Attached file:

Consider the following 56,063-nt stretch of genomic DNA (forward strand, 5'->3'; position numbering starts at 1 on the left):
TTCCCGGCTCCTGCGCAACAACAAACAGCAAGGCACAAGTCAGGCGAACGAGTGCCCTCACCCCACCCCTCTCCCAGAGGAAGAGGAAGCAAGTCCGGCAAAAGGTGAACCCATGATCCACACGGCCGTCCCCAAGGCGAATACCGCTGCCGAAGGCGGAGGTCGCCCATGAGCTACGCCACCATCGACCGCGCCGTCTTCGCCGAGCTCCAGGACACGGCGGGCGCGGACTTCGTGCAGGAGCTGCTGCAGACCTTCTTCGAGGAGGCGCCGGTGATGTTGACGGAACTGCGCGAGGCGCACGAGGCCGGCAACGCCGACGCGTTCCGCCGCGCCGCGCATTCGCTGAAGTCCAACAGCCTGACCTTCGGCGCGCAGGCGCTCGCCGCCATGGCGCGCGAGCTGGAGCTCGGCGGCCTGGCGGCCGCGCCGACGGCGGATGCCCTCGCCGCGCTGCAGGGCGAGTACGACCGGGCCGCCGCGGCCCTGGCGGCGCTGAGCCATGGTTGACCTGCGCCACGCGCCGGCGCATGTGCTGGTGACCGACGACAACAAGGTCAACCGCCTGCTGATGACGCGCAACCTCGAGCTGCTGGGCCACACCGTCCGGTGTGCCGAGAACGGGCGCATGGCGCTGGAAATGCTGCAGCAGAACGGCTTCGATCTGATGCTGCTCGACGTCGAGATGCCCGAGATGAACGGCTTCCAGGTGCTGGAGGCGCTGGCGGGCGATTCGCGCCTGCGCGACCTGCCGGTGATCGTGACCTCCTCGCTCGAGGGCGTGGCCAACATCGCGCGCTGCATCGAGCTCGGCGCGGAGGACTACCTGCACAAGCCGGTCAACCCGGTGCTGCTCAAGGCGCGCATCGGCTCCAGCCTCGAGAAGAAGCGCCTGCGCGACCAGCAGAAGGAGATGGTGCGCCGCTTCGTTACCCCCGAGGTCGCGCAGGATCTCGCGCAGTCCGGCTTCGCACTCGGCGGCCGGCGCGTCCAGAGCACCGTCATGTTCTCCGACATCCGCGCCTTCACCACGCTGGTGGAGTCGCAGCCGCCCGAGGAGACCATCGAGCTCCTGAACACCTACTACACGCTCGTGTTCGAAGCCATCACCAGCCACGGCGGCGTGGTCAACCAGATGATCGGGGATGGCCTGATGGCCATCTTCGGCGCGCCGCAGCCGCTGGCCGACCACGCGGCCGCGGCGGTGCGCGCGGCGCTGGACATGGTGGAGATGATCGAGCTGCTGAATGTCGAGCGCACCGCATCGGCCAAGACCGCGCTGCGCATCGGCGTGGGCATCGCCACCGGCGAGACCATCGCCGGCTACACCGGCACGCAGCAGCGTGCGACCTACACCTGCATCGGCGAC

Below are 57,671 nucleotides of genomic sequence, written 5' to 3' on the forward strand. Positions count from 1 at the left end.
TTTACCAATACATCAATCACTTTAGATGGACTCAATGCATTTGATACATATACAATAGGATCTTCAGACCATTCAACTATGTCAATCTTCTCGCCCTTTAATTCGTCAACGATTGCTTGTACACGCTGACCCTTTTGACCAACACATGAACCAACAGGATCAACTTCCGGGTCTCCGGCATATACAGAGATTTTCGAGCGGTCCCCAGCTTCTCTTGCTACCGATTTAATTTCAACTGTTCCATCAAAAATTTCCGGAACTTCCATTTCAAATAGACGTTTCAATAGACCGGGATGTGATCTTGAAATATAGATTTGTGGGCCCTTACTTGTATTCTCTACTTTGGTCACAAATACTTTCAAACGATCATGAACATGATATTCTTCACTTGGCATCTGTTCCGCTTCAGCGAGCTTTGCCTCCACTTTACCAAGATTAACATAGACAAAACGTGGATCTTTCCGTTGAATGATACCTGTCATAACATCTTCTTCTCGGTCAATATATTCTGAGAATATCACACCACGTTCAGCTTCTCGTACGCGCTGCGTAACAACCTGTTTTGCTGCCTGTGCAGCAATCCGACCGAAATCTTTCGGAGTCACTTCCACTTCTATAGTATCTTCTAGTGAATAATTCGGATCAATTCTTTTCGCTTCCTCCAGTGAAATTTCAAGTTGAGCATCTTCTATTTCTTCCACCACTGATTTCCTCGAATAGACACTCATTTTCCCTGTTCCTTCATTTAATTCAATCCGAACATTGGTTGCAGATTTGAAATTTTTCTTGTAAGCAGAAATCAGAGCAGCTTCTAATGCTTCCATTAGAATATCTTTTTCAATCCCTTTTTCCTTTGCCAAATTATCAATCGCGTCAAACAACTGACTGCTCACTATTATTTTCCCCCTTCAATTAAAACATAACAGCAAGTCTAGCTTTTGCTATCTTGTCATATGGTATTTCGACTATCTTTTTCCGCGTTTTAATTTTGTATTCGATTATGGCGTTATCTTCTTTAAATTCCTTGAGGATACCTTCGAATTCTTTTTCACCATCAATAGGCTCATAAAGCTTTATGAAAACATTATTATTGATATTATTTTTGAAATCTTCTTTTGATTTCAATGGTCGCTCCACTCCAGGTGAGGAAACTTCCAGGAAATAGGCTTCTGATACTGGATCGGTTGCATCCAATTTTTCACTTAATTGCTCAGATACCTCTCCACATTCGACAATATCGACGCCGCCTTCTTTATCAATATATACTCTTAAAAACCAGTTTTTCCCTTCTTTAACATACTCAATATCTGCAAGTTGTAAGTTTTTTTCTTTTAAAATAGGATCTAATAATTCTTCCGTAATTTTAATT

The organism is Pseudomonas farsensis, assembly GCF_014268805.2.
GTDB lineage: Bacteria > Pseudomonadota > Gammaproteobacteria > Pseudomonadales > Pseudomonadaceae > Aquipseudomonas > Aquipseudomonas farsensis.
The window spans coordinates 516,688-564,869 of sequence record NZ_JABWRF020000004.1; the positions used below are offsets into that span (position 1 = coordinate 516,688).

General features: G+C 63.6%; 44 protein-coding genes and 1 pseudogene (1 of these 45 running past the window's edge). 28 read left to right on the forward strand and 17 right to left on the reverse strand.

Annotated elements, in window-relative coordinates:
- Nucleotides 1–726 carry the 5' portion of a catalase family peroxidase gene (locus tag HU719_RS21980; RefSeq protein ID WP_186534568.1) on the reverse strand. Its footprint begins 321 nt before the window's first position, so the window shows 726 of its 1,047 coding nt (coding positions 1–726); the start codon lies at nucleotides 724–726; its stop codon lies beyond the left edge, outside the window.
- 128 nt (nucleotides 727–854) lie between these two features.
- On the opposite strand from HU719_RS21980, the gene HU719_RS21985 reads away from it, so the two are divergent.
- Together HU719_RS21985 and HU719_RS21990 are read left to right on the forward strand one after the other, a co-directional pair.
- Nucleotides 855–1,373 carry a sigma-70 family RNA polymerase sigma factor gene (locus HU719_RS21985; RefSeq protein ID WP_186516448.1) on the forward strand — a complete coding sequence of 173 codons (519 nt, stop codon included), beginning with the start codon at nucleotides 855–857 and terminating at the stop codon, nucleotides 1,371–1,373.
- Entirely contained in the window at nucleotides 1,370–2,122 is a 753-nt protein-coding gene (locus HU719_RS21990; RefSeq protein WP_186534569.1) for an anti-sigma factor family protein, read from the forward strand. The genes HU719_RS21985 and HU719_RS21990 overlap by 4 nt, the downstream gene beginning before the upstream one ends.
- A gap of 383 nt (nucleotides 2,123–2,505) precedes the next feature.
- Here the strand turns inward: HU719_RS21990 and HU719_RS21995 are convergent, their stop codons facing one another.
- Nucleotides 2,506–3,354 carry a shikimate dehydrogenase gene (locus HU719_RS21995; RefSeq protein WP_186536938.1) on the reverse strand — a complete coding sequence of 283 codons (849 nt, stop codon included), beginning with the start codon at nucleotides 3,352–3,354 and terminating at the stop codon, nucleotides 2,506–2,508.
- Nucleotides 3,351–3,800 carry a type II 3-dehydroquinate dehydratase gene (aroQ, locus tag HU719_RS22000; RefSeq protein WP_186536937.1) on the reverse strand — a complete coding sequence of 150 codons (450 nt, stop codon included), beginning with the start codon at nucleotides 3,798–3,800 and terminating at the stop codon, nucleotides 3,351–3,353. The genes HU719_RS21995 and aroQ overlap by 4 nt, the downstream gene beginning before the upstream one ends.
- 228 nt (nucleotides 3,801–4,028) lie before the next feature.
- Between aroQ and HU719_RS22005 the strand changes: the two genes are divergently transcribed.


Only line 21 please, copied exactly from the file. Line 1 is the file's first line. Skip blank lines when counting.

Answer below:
- Between aroQ and HU719_RS22005 the strand changes: the two genes are divergently transcribed.